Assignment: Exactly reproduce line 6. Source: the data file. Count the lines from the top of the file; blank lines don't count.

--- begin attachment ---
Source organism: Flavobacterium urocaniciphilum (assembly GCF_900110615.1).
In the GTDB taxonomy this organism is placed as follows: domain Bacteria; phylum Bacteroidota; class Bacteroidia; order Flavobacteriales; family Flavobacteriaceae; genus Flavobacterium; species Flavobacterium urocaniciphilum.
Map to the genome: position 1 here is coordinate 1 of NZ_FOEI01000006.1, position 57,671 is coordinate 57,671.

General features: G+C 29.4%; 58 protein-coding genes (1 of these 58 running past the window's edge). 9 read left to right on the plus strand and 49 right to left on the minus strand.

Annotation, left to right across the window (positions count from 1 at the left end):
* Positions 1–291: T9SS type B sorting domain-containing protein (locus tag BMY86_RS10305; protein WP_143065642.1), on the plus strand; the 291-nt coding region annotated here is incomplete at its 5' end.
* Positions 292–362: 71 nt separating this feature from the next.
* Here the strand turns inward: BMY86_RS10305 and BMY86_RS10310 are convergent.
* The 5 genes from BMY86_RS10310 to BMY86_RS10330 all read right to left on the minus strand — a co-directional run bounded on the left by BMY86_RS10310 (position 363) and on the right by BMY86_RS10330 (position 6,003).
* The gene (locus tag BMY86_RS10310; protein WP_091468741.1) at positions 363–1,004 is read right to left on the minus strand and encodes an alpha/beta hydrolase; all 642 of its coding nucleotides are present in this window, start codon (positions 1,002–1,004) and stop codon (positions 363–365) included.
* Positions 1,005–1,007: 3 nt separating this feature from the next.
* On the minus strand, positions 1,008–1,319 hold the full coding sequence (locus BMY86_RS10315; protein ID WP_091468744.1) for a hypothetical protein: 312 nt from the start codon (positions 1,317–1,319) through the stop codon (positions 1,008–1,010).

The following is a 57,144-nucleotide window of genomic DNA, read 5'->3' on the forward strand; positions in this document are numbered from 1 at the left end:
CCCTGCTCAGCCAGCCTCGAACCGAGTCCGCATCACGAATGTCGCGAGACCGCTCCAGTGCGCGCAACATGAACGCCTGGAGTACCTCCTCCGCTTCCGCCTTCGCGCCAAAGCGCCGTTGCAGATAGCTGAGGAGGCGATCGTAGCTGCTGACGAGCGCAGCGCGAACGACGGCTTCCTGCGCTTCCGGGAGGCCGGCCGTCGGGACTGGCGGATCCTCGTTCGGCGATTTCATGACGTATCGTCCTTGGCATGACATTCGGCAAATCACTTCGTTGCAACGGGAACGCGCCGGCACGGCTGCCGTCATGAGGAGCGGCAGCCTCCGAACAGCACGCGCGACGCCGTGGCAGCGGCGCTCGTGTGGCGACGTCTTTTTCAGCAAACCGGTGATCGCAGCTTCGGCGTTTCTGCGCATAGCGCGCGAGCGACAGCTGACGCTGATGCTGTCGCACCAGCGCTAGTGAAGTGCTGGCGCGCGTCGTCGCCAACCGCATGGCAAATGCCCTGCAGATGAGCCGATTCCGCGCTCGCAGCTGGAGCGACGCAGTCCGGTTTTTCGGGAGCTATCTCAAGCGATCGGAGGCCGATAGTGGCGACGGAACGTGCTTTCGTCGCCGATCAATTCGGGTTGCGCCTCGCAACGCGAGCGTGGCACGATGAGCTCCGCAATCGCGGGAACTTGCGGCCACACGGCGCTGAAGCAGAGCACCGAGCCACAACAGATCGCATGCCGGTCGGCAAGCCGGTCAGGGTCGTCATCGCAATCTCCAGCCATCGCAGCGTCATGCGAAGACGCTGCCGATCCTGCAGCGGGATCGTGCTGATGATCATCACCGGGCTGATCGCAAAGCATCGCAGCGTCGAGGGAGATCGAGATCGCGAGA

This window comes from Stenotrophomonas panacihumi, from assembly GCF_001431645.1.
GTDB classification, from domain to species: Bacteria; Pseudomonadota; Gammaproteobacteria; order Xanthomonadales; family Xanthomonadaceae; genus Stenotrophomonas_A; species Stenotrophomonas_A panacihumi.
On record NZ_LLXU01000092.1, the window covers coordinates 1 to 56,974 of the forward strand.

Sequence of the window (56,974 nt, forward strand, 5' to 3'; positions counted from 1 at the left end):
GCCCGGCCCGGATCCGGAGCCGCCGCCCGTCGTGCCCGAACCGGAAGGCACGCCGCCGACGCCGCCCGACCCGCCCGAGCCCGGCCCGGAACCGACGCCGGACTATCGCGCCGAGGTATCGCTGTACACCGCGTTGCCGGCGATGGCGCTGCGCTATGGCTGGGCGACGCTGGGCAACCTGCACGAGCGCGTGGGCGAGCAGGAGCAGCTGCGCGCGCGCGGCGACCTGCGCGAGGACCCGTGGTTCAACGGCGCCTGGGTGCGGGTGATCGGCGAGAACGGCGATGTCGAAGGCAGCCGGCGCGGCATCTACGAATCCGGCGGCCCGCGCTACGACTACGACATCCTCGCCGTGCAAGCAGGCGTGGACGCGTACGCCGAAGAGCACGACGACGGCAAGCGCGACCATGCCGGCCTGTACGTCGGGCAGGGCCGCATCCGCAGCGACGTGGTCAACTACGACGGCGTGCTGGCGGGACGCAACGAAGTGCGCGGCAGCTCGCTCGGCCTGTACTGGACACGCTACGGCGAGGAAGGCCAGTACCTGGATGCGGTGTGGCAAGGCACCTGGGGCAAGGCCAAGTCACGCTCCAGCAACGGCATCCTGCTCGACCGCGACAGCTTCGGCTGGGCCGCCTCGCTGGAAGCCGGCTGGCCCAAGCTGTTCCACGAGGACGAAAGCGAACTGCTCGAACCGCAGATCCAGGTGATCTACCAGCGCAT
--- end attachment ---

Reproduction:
* Positions 1–291: T9SS type B sorting domain-containing protein (locus tag BMY86_RS10305; protein WP_143065642.1), on the plus strand; the 291-nt coding region annotated here is incomplete at its 5' end.